3. Thanks for heading off the panic!!

  4. Katherine Stone/Post says:

    That's what we're here for. Up to the moment info from credible sources!!

  5. Oh man. Thanks for clarifying; just had a mini stroke when I saw your headline and am relieved to see this full explanation and dissection of the study. Thanks, Katherine!

  6. I'd like to point out that the SSRI/Autism study doesn't control for environmental factors either. There was a study that came out in December 2010 that reported children living near freeways were twice as likely to have autism: http://tinyurl.com/3vd2yuy
    All the children in the SSRI study were from California, yet there was no control for proximity to a major freeway – California has many freeways. Interestingly, in that same journal as the SSRI study, there was simultaneously an article that stated environmental factors are likely to play some role (full text here: http://tinyurl.com/4xjampy) in autism.

  7. I suffered with horrible depression during my last pregnancy because I was afraid to take medication. And I worry that studies like this will cause many other women to refuse treatment as well. Thank you for balanced perspective on the issue.
    If I had to do it over again, I would take the medication during my pregnancy. (I'd like to have another child in the future, and I know that I will not hesitate to seek treatment if necessary.) I believe that the level of depression, insomnia and stress I suffered was more risky to my health and the baby's health than the medicine recommended by my doctor during pregnancy (Zoloft) would have been.
    My first pregnancy was joyful. My second pregnancy was a horrible experience, and I am truly lucky that I came through it with a healthy baby.
    But studies like this will be exaggerated by the press and will deter women from getting treatment. In fact, I already received a call from a family member telling me that they were glad I "toughed it out" during my pregnancy because the drugs would have "given him autism." The caller meant well but clearly didn't understand the nuances of the study or the severity of what I experienced during my pregnancy.
    Depression just isn't something that you can "tough out." If my husband weren't so committed to our marriage, I believe my untreated depression could have destroyed our marriage. And it damaged my health by contributing to an enormous stress-related weight gain during the pregnancy as I attempted to medicate myself with foods.

  8. Thanks for a very helpful article.
    As a Family Doctor, Iam always very mindful of how to intepret any new data that is presented to us. I often say that no information is sometimes better than having bad information.
    There is a lot of information out there and how to get good information is the key. Bad information can create a lot of anxiety and panic.
    There is a particular study that I want to highlight to illustrate how information can be "misintepreted".
    There was a study that we reviewed during my study as a medical student. The study showed an association between the risk of leg clots in hospital patients and smoking. It actually showed that the smokers had LESS risk of getting leg clots. So the question is, "Can you conclude that smoking is good at preventing a leg clot". Sounds absurd but this was "true" from the study.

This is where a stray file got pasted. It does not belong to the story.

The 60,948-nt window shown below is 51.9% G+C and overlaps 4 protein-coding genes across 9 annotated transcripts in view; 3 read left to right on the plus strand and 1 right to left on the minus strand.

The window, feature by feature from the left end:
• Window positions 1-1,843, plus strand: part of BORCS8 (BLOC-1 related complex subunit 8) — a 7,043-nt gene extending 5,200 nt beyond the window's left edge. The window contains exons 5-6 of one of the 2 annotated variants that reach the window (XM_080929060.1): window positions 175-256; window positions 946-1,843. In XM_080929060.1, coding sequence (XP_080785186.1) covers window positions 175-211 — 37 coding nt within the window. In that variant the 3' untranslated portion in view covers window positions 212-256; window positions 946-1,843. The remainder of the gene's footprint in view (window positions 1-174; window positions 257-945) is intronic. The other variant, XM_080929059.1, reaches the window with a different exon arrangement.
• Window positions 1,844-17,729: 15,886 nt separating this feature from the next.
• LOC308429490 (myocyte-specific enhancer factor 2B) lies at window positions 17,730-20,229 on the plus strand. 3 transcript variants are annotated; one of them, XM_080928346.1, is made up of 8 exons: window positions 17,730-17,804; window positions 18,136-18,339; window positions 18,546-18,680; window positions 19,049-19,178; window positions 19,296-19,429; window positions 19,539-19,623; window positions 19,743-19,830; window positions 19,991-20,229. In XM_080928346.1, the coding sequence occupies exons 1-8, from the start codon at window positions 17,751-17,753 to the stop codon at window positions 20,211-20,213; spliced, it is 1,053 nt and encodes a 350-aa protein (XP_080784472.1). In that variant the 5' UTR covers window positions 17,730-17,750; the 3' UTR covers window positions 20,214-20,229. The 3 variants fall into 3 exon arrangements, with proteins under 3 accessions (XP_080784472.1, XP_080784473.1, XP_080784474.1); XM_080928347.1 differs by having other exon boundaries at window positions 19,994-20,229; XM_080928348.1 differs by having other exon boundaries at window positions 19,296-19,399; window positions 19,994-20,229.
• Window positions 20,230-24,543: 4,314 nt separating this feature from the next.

However, on further appraisal, they concluded that there was a "confounding factor". Smokers were not allowed to smoke in the ward so they had to walk outside to have a smoke. So, it was actually the walking and the mobilizing that help to reduce the risk of clots and not the smoking at all.
    This highlights that you have to look at a study closely in order to get a "true picture". Intepreting studies can be like looking at the clouds sometimes. You can see what you want to see, so be careful.
    Dr Vin
    Family Doctor Australia http://www.doyouhavedepression.blogspot.com

  9. As a woman who suffered terrible anxiety during pregnancy and a teacher of children with Autism for nearly 20 years, I have a master's degree as well, I can tell you that if you look there is an article coming out every other day on causes of Autism. the plain fact is we DO NOT know what causes Autism. I am not a researcher but I know this disorder and it makes me angry when someone has the gall to publish an article that really says "We don't know" and causes panic, the link between vaccines and autism is a perfect example.
    Please take care of yourselves. As it was stated before by Dr. Shaila Misri, there is no such thing as non-exposure. Meaning the fetus is exposed to the symptoms or the medication.

  10. Meri L. says:

    I think it would be important to look at postnatal burden of illness as a factor in this kind of study as well. It may well be that mothers whose depression or anxiety is severe enough to require SSRI treatment during the first trimester of pregnancy may also have postnatal symptoms which may interfere with normal mother/infant bonding, and that may contribute to the development of ASD in children. There is adequate evidence that maternal depression is a significant risk factor for children on a number of levels.

  11. "As it was stated before by Dr. Shaila Misri, there is no such thing as non-exposure. Meaning the fetus is exposed to the symptoms or the medication."
    Yes! This is what pushed me over the edge and convinced me the meds were the best decision for me, my baby, and my family. Yes, yes, yes!!!

  12. Katherine Stone/Post says:

    I imagine lots of mamas have had mini-strokes over the last day or so seeing the story in USA Today or on CNN or elsewhere.

  13. Katherine Stone/Post says:

    Glad to see you weighing in with your own experience. I think people are, understandably, very keen on finding the cause of autism, so the minute any kind of research comes out that suggests some sort of correlation people jump all over it.

  14. Katherine Stone/Post says:

    Not only that, Susan, but birth defects and other disorders also happen without any prenatal exposure to a mom's medication or a mom's illness. They occur in the general population, period.

  15. Thank you for this…I was going to e-mail you and see if you would address this, and you did! :)